He also felt the meals were impressive. "The meals are great. It is the best cafeteria that I have been to compared to the others that I have been to."

Two of the top senior tight ends in Mississippi, Linzy Patterson (Amory HS) and Dezmond Sherrod (Caledonia HS) also had fun at the camp.

"It is great," said Linzy. "Going one-on-one with the DBs puts your ability on the line. You really get to see what you are all about."

While Linzy enjoyed the competition, Dezmond probably enjoyed the food just about as much as the competition. "The food is awesome," said Dezmond after first talking about how much fun he had playing against the different levels of competition.

Two of the top senior quarterbacks at the camp, Jeremy Young (Jackson-Provine HS) and Zac Champion (Bessemer Academy) also saw some things about the camp they really liked.

Jeremy, a three-year camp veteran, said, "I like the coaching staff and Coach Sherrill is a good coach. I have played against a lot of good players in the state and from out of state."

He also mentioned that the price of the camp is an advantage for Mississippi State. "The price is fine with (my parents). I am not going to any camps that cost $200 or $300."

Zac took it a step further and said, with a lot of excitement in his voice, that, "being down here at Mississippi State is great. The coaches are great. The camp is incredible. All we do is seven-on-seven. I have been to other camps before this. At those camps, you do more drills, things you would do in the off-season. Here you have seven-on-seven games, competing against other people. It is great. I love it. All of the guys on my team love it. We are having a great time. It is a blast."

As with all the other campers, food came up during the interview. According to Zac, "the food here is great, man. I told all of my teammates the food is good here. They all loved it."

A veteran of the first camp this summer, Mississippi State commitment, senior linebacker Ken Griffith (Brandon, Miss. HS) likes the competition of the camp. "You get to play against other players in the state. You get to test your talent against theirs. That will help you out in the long run."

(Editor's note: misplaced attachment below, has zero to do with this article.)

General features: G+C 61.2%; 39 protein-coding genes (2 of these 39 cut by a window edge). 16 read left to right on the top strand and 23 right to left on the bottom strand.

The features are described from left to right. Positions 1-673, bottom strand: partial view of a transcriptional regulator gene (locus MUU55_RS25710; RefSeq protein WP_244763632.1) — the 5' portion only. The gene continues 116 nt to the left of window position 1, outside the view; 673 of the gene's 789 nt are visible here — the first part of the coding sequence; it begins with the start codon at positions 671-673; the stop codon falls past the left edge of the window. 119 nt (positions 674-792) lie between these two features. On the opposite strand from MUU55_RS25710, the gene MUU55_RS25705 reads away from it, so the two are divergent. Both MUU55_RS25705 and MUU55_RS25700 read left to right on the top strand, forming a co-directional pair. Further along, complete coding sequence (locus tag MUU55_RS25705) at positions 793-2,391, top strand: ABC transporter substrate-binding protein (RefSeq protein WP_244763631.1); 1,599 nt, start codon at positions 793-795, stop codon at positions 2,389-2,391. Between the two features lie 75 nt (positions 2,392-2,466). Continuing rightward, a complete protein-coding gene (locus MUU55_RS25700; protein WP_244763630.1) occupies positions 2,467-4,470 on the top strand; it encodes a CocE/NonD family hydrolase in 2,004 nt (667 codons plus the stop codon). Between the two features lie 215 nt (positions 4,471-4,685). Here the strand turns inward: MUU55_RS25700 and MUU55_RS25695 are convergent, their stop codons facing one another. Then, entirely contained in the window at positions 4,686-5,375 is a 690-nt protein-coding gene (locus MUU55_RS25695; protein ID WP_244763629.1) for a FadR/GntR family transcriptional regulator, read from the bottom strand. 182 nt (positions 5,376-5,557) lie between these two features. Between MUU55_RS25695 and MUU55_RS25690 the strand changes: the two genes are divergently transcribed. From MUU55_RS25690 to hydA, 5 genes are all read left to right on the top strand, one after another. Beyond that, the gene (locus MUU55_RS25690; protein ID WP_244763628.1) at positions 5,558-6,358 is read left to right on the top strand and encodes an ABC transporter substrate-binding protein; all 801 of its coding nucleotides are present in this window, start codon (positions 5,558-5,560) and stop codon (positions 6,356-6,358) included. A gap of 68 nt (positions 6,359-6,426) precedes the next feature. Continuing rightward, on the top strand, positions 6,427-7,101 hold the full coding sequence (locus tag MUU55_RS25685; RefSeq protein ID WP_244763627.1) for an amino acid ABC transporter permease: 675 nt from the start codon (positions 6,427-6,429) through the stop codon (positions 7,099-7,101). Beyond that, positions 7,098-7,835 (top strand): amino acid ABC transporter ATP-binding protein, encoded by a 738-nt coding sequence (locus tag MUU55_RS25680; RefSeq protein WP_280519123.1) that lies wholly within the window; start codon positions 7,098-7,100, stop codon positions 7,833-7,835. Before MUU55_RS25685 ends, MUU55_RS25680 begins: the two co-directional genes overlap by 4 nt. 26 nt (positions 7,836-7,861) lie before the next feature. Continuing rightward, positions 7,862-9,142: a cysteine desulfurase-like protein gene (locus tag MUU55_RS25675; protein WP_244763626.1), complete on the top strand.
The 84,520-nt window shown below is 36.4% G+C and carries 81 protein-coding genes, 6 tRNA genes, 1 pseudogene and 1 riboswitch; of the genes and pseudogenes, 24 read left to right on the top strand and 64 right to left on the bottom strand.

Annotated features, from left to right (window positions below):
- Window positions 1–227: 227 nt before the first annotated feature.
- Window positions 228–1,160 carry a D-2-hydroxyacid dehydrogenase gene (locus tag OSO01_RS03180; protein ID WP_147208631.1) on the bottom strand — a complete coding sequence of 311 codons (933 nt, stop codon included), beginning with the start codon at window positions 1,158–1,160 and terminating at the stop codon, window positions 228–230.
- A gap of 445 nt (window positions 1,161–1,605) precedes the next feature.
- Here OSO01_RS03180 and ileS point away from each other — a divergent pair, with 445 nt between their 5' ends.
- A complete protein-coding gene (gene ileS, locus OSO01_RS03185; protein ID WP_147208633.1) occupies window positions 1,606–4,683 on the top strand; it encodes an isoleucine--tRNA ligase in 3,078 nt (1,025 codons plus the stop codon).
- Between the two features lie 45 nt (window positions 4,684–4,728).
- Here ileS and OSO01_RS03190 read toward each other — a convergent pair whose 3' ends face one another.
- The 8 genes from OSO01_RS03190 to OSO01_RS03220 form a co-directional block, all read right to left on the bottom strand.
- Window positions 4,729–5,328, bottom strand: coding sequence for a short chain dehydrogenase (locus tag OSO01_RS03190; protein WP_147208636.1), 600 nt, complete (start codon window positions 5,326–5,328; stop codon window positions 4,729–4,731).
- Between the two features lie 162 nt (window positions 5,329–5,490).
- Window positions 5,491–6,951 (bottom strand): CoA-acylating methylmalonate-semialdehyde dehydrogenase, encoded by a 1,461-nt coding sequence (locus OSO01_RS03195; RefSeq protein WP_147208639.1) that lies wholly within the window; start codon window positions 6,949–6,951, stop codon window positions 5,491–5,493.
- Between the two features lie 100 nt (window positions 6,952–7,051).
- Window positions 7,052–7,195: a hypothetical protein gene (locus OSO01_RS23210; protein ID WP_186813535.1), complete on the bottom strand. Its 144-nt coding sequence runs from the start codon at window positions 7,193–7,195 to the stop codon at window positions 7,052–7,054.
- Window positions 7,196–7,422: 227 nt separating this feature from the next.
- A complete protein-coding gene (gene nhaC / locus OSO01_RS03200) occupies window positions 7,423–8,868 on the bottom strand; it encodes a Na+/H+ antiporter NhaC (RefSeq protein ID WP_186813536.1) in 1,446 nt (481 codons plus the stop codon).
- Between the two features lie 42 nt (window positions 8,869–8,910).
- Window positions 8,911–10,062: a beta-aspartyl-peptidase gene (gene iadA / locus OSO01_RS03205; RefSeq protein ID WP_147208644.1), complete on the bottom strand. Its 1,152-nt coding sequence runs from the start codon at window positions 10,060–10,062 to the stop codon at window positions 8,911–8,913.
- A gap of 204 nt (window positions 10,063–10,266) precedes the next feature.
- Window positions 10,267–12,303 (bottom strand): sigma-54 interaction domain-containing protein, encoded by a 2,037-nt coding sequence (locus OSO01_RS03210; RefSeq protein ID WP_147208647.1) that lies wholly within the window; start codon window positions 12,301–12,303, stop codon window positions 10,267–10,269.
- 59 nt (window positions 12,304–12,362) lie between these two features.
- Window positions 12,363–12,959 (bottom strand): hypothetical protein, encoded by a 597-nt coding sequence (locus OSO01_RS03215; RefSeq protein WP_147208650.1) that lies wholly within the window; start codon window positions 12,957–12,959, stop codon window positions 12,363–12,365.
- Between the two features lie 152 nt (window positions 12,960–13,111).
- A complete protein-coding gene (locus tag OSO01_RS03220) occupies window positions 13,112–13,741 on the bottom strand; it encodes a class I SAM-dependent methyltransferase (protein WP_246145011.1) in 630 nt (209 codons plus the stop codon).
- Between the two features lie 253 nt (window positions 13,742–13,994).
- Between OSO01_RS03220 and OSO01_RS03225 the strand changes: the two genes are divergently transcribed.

An expected Clarion-Ledger Dandy Dozen selection, Ken had something specific in mind that he wanted to do during the just-completed camp. "I'm trying to work on my coverage. This seven-on-seven camp helps me a lot."

Facing quarterbacks who threw upwards of 30 passes per game, he easily accomplished that goal.

One of the top senior wide receivers in the state, Jim Hill HS's Jason Husband, also had some nice things to say about the camp. "You get to play against a lot of players and you get to have fun while you are here. It is a good experience."

He also liked the fact that he faced not only a lot of players but many that he had never seen before. "Everytime I play against a team, I go up against a new player. I have to come up with different moves everytime."

While those were some of the top players, a few of the other top players at the camp included Wayne County (MS) HS athlete Akeem Lofton, Carroll (Southlake, TX) HS defensive end Jake Benoist, Callaway HS offensive lineman Donovan Davis, Eupora HS quarterback Cliff Davis and wide receiver Eric Marshall, Brandon HS fullback Bobby Weakley, Philadelphia HS quarterback Tyler Threadgill, Columbus HS linebacker Quinton McCrary and Provine HS defensive back Quinton Culberson.

Gene Swindoll is the owner of Gene's Page (, the unofficial source for Mississippi State sports on the internet. You can contact him by email at